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Would Legalizing Physician-Assisted Suicide Endanger the Poor?

PRO (yes)

Felicia Cohn, PhD, Associate Professor at the School of Medicine, University of California, Irvine, and Joanne Lynn, MD, MA, MS, Director of The Washington Home Center for Palliative Care Studies, Washington, DC, wrote in their chapter "Vulnerable People: Practical Rejoinders to Claims in Favor of Assisted Suicide" that appeared in the 2002 book The Case Against Assisted Suicide: For the Right to End-of-Life Care:

"Physician-assisted suicide conjures fear that someone else will determine what is to be considered excessive suffering or costs, and that others might seek to eliminate the suffering or the costs by eliminating those persons who are perceived to be suffering or costly... The poor are particularly vulnerable to the effects of inadequate health care resources and the attendant constraints on medical decision making...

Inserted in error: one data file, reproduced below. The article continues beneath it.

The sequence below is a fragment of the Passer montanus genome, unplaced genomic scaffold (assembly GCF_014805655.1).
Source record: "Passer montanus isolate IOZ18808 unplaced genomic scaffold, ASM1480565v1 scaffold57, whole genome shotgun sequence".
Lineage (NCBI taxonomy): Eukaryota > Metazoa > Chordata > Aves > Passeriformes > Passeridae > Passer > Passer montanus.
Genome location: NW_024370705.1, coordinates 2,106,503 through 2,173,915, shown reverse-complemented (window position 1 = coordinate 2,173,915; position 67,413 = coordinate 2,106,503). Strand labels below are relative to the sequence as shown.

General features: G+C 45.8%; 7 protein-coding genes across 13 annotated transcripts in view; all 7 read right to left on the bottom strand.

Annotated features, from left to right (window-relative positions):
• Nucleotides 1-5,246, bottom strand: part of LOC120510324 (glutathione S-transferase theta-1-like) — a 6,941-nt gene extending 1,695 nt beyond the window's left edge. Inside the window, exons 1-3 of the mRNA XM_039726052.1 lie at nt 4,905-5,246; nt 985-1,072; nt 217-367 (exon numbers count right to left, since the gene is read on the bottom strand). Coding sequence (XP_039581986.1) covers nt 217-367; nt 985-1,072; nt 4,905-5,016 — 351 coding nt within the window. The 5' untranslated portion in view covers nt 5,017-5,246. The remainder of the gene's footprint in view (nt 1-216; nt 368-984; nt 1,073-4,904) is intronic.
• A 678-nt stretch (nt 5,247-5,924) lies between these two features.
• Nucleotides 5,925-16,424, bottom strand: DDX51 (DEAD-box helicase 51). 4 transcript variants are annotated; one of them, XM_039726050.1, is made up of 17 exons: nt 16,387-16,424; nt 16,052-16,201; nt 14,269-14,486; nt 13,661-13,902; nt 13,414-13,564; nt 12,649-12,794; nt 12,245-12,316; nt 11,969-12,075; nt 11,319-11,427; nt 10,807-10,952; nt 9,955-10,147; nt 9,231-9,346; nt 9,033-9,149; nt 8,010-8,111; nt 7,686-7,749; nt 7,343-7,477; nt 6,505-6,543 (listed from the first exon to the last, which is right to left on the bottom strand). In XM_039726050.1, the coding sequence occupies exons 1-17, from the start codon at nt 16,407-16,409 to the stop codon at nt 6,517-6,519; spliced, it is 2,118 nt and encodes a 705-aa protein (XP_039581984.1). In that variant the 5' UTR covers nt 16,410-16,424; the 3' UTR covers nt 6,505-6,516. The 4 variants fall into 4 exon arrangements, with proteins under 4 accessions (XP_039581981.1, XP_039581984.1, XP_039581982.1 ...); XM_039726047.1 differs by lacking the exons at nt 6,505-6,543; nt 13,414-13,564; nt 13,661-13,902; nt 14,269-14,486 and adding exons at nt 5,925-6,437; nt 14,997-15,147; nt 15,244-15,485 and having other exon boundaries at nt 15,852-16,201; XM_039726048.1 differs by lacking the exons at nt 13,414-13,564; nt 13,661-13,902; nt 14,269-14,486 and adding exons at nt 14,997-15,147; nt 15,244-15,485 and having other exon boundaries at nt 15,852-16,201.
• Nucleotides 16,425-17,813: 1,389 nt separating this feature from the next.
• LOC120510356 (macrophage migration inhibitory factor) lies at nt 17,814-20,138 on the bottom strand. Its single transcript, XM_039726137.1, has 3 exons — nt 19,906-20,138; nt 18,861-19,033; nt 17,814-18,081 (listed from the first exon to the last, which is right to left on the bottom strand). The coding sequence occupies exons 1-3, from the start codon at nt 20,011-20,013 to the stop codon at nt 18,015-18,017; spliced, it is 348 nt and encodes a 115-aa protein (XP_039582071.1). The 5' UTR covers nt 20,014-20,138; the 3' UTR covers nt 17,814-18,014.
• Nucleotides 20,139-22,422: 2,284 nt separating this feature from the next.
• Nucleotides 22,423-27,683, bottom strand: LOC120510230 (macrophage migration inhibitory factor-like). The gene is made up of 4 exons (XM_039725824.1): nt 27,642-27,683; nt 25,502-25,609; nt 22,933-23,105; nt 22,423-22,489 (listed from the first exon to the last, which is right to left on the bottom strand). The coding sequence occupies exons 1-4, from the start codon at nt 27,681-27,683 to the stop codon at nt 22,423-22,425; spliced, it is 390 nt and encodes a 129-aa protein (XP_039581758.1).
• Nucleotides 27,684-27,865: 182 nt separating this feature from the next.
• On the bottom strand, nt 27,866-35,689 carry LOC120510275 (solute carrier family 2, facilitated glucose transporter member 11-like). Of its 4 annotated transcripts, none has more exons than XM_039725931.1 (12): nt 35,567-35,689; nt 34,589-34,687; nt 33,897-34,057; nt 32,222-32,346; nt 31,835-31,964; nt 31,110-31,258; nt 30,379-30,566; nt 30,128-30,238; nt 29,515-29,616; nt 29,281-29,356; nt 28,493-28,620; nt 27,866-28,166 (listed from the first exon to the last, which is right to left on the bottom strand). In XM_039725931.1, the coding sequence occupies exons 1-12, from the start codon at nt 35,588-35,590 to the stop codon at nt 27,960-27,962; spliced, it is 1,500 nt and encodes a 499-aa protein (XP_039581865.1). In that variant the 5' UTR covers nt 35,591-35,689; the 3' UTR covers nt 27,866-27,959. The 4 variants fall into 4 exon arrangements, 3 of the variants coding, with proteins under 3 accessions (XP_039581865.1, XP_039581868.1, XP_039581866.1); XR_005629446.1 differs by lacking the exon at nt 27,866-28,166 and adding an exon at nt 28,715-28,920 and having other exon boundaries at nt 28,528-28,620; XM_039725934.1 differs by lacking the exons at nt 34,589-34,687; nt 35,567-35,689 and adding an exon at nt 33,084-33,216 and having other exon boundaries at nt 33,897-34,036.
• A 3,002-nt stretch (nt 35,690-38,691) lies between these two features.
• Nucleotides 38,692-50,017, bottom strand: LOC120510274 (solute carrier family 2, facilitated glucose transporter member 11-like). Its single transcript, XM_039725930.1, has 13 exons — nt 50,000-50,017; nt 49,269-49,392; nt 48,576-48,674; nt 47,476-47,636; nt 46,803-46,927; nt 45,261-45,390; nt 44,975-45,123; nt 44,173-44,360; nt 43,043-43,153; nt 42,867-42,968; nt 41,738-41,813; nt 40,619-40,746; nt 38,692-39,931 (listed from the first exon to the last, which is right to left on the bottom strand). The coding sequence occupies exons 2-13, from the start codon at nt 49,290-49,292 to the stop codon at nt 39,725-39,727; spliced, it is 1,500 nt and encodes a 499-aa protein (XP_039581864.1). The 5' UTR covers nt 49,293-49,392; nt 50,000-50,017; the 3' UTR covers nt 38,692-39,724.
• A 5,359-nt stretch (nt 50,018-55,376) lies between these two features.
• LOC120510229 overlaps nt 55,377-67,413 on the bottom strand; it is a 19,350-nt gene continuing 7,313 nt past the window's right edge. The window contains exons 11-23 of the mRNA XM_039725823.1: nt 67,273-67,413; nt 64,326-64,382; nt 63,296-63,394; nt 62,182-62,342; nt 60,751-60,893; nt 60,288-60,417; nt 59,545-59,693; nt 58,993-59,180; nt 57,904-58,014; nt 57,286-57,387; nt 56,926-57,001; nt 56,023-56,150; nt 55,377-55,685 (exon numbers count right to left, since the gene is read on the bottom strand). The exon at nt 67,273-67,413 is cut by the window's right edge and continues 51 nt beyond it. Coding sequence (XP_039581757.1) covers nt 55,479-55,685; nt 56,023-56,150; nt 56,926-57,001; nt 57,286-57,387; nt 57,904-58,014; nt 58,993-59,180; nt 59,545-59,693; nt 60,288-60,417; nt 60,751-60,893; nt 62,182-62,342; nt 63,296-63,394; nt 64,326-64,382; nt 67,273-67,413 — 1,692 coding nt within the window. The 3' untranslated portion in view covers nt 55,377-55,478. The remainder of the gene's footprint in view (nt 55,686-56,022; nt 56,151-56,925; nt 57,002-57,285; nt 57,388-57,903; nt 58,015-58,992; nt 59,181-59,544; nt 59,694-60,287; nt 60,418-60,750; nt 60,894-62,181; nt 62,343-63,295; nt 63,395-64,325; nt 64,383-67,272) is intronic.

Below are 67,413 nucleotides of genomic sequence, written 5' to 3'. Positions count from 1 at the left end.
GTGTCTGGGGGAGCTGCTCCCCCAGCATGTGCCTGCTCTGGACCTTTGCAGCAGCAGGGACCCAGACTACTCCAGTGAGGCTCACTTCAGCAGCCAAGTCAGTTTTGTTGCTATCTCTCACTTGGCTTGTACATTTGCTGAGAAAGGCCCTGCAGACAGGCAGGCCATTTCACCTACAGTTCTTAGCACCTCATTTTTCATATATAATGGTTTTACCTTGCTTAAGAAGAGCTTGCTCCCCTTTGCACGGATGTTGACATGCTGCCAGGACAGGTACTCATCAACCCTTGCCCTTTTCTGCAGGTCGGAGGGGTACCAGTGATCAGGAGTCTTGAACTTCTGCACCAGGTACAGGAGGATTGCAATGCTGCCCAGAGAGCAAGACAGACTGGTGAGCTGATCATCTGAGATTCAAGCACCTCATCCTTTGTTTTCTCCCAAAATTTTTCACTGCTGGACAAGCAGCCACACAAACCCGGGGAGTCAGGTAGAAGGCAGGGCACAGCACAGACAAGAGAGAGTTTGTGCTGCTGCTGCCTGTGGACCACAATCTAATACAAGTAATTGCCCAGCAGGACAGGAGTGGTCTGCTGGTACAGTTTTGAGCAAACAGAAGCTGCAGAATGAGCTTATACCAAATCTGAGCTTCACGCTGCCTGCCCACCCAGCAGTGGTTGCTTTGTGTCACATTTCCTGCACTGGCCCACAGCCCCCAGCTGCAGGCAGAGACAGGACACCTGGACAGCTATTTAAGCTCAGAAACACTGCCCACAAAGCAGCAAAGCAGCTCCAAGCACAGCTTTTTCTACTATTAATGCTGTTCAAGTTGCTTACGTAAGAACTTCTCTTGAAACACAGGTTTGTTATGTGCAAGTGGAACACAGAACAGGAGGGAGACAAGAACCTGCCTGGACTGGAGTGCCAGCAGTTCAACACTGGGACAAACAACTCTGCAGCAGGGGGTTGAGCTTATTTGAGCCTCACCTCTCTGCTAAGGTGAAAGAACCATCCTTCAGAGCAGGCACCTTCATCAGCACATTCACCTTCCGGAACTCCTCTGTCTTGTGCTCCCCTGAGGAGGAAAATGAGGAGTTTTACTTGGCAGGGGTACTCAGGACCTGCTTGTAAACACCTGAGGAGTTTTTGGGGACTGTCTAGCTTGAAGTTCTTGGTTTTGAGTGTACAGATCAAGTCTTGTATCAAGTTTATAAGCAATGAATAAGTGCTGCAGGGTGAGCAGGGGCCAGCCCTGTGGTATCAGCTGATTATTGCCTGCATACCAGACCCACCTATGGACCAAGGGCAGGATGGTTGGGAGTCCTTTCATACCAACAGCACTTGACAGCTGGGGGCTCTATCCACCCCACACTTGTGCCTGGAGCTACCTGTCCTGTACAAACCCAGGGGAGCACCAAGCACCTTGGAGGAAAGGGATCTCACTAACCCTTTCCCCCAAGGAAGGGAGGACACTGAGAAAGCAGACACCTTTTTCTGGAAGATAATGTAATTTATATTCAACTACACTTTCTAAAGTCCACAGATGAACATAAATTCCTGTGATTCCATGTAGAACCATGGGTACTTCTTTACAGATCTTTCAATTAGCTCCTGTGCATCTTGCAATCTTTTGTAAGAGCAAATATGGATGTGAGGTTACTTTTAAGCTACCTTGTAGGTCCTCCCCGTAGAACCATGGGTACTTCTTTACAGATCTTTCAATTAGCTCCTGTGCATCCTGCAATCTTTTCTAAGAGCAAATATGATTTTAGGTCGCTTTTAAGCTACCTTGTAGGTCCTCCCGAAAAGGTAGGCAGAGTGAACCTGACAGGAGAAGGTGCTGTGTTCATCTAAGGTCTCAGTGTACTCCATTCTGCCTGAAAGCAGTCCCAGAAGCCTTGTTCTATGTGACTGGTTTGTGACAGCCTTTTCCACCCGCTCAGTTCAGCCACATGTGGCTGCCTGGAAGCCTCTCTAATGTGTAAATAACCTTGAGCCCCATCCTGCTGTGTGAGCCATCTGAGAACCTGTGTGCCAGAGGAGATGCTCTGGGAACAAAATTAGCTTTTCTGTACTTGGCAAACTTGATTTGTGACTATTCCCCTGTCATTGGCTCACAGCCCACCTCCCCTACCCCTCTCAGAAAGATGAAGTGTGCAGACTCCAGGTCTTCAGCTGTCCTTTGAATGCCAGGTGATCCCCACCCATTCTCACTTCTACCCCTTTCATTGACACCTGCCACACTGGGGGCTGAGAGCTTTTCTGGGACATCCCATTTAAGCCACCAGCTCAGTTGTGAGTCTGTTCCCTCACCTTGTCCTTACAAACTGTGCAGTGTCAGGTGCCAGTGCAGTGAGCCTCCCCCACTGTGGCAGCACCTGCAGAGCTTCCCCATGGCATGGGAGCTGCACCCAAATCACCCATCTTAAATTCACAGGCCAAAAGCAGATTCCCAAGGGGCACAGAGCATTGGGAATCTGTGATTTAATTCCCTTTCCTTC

Those with adequate personal finances may be able to purchase supplemental insurance or pay for services. Those without such resources, however, may have to choose among recommended services, face bankrupting their families, or go without much-needed health care altogether. The 'haves' in our society may be immune to the potential for coercion that the choice of assisted suicide creates for the 'have nots.' However, the majority of the population, the 'have nots' or the 'have not enoughs' and their families, living with the reality of unaffordable healthcare needs, remain vulnerable to the possibility of avoidable suffering and premature death. In fact, the argument that a duty to die exists when a seriously ill individual faces the likelihood of financial hardship has made its appearance in the bioethics and policy debate...